Council looks at grant that could provide four new deputies, new traffic enforcement unit
by Robert Joseph Baker | February 16, 2017 2:50 pm
The Clarendon County Sheriff’s Office could get a new traffic unit, according to county Grants Coordinator Vickie Williams.
She told Clarendon County Council members about a grant on Monday night that could provide the Sheriff’s Office with up to four new deputies and four vehicles, all for traffic enforcement, through the Department of Public Safety’s Target Zero Program.
However, Clarendon County Council tabled an acceptance of the grant until it actually comes through, with Clarendon County Administrator David Epperson noting that while the grant has no match requirement, it would only last a year, and isn’t guaranteed beyond that.
“We could, of course, reapply for the grant each year, and we would continue to do that,” he said. “But it’s not guaranteed beyond the year.”
Williams said that normally her office would approach council for permission to pursue the grant.
“But Sheriff Tim Baxley had a very short notice of this grant opportunity, so it is already submitted,” she said. “I had about five days to put it together and get the appropriate data. We submitted it Feb. 3.”
Williams said Baxley and her office decided to submit the grant after looking at data for vehicle wrecks in the last four years.
“He felt like a traffic enforcement unit would be beneficial to the county,” said Williams.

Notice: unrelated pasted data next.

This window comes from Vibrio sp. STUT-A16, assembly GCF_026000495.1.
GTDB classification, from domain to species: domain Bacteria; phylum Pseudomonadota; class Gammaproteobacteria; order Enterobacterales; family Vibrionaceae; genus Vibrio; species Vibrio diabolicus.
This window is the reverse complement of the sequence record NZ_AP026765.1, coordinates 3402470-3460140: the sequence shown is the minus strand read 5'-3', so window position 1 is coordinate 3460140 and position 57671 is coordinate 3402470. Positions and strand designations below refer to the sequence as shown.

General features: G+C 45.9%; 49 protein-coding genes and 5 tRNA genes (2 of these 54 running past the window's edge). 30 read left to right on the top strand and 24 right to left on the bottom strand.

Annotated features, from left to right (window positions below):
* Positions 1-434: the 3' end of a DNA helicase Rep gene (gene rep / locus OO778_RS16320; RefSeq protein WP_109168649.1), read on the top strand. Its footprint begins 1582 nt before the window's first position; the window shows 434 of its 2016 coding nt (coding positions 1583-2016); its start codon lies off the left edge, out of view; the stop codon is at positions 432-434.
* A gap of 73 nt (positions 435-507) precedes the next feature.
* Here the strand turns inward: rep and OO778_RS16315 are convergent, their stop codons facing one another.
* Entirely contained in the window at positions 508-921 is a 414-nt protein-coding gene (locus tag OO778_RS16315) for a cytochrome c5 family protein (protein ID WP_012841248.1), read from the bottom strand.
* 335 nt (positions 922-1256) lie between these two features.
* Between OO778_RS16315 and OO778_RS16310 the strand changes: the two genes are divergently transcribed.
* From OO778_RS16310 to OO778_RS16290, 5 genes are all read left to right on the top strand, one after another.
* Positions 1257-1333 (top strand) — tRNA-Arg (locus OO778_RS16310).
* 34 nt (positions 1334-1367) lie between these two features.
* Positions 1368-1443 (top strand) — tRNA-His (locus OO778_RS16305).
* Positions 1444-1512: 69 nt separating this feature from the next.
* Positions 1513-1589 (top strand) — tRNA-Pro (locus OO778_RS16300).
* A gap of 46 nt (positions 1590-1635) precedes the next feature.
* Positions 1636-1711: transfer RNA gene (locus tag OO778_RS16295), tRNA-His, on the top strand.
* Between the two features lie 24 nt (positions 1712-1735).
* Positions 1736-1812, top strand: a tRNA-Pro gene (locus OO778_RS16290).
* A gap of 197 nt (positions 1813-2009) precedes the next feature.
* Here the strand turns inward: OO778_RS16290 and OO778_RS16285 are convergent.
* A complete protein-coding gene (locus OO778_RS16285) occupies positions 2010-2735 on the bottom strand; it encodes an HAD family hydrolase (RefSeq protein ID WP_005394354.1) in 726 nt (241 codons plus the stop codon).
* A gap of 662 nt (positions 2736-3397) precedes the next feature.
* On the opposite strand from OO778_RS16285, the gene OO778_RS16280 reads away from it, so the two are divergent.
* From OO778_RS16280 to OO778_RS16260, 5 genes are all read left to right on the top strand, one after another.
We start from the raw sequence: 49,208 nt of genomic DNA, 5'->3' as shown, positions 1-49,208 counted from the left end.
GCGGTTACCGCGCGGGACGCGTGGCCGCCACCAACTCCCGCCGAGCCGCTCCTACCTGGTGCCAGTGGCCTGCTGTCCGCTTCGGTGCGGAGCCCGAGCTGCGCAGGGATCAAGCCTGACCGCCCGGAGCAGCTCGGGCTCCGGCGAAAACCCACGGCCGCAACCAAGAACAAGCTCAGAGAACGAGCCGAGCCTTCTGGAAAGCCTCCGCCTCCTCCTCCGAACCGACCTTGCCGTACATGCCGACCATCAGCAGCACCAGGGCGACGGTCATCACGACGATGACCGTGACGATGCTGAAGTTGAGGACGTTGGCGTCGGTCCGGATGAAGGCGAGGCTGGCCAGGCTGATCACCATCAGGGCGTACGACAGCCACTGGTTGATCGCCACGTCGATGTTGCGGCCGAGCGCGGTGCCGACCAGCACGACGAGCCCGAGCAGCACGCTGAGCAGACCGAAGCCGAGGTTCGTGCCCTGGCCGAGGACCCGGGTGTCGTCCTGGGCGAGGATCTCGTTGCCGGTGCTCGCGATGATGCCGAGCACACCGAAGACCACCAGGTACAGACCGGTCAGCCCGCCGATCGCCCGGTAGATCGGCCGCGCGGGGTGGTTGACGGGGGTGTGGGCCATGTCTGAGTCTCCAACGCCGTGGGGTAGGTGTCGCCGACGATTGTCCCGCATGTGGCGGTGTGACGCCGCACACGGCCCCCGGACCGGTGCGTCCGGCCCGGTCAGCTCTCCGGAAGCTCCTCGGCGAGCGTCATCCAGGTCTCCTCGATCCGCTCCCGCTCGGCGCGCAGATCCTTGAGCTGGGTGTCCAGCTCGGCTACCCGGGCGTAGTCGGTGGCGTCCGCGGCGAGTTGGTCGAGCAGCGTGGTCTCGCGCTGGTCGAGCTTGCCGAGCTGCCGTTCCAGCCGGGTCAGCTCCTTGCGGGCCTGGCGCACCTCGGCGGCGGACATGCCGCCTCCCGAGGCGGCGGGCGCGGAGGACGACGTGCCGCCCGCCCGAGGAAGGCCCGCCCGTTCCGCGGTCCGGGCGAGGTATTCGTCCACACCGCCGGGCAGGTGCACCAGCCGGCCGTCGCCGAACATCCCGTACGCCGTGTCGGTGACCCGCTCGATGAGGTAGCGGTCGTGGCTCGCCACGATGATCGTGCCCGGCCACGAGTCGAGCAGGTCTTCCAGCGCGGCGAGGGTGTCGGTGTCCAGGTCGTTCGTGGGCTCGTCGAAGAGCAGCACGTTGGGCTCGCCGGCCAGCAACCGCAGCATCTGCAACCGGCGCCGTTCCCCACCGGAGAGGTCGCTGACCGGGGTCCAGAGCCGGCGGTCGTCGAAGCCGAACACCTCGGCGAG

Williams said the total asked for is $487,483.
“That doesn’t mean we will get all of that,” she said. “We may get nothing. We could get two officers and two vehicles. It will depend on how they decide. My feeling is, based on history, that they will likely come back and say, ‘We’ll give you two officers and two vehicles.'”
Though it has 100-percent funding – meaning council won’t have to put up any match money for the grant – council would have to decide, should the grant not be approved for another year, whether to continue the salaries for the new deputies.
“These positions would be totally dependent upon this grant,” said Williams.
Councilman W.J. Frierson asked about the vehicles.
“Would we be able to keep the vehicles after a year?” he asked.
Williams answered affirmatively.
“Yes, but they can only be used for traffic enforcement,” she said. “They can’t be used for funerals. They can’t be used for drug interdiction. They have to be used solely for traffic enforcement.”
Clarendon County Council Chairman Dwight Stewart said “the caveat for us, if the grant is terminated and when it terminates, we may not be able to come up at the county level with additional funds for these positions.”
“I know that David has talked to the sheriff about that,” he said of Epperson. “So, I think at this time, it would be wiser for us to delay accepting the grant until we know exactly what the grant will give us.”